Possessing greater range, the AGM-84 Harpoon is primarily intended for use against shipping and utilizes active radar homing during the terminal stages of flight. A “fire and forget” weapon, Harpoon is highly resistant to countermeasures, although its greatest disadvantage is that its radar cannot discriminate between “high” and “low” value targets.



The engine used in the F/A-18 Hornet was General Electric F404, formerly known as the YJ-101 during the YF-17 Cobra testing. General Electric was particularly anxious to make this engine successful since Pratt & Whitney was already making engines for the F-14, F-15 and F-16. The F404 engines installed in the Hornet had close tot the same thrust as the General Electric J79 engines, which powered the F-4. Thrust commonality was where the similarity ended between the two engines. The F404 was half the weight, was one-third shorter, had 40 percent fewer parts, was four times more reliable, could be installed on either side of the Hornet, was smokeless, and had the same responsiveness as the J79 although through greater range of operation. The Hornet demonstrated better than a 90 degree angle of attack (AOA) with a 45 degree angle of side slip. The J79 was one of the great fighter engines of the jet age, but the newer F404 showed how much the state of the art had advanced. The performance of the engines provided a significant improvement over the F-4 and A-7, which the F/A-18 would replace. On-board fire extinguishers allowed the pilot to put out fires quickly.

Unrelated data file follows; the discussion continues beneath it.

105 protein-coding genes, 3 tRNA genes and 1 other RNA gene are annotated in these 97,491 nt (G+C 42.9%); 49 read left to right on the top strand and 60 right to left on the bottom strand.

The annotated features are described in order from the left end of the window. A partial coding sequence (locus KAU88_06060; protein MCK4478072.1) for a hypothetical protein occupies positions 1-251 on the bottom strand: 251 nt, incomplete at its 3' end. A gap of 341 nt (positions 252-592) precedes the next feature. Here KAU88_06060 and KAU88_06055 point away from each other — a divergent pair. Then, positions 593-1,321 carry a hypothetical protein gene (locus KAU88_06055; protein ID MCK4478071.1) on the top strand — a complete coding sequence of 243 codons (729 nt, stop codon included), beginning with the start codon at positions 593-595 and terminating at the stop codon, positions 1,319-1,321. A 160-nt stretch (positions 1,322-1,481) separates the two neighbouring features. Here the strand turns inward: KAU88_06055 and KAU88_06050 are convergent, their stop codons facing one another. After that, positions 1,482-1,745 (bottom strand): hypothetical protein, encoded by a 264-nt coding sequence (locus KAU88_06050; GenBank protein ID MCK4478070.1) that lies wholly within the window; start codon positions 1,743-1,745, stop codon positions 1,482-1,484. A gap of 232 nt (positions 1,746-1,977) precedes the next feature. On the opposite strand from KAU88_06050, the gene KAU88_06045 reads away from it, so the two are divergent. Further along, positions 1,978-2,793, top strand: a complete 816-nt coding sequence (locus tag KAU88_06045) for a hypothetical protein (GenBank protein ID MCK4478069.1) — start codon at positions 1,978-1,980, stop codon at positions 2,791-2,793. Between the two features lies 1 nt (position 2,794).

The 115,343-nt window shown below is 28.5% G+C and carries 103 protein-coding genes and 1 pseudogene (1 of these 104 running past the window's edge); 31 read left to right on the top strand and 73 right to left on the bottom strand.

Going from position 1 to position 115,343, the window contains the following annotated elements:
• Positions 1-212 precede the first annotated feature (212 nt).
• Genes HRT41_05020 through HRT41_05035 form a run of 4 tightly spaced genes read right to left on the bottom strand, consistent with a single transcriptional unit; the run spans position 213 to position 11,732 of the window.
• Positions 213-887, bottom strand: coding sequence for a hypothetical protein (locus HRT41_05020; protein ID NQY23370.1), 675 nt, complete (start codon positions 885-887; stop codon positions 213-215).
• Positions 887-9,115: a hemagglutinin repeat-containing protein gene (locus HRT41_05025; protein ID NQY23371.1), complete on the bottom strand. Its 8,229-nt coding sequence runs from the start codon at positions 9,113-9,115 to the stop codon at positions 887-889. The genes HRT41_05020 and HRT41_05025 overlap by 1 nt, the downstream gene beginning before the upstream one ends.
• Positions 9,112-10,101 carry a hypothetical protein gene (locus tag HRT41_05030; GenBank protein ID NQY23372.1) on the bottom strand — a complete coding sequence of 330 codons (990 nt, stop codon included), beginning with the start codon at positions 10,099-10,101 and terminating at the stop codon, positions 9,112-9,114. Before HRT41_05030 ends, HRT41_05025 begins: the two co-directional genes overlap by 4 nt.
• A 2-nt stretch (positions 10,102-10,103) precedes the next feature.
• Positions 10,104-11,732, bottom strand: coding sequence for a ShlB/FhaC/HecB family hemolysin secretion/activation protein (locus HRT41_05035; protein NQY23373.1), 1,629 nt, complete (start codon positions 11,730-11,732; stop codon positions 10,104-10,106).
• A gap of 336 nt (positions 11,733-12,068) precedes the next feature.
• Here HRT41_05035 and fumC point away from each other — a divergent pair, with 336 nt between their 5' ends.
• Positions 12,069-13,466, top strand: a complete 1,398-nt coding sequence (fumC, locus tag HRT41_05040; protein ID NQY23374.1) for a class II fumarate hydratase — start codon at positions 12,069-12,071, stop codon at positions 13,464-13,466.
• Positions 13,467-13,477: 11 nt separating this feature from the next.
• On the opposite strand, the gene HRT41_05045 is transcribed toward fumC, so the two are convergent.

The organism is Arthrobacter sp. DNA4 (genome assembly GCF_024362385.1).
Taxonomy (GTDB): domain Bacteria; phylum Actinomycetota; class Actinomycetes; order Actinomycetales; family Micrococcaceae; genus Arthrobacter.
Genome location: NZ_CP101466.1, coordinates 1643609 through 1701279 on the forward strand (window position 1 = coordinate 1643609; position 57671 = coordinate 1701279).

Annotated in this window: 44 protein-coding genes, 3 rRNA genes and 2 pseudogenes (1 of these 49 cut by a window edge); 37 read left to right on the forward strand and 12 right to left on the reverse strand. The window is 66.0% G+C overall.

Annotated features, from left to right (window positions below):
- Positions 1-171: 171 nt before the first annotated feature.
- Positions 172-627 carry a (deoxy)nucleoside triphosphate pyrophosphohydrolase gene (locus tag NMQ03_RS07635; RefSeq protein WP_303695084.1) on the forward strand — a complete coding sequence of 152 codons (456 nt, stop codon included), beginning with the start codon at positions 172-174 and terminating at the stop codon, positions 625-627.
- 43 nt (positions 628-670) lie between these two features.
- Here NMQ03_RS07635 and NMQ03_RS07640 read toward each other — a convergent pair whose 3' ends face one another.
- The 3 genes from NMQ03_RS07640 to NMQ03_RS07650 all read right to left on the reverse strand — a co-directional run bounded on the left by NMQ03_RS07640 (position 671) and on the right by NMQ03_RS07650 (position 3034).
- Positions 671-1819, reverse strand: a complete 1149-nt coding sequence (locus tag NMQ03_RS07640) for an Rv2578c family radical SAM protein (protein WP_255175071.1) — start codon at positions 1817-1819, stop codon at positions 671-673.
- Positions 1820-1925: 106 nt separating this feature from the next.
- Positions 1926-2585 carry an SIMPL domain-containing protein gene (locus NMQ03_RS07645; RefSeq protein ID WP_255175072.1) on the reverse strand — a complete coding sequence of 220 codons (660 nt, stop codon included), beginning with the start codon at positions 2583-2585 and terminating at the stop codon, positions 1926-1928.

The fuel system had two self sealing, independent feed tanks and self-sealing fuel lines which were contained within the tanks. The wing tanks had foam, and all fuselage voids had foam. No fuel tanks were located between or around the engines, and no electrical power was needed to transfer or feed fuel to the engines.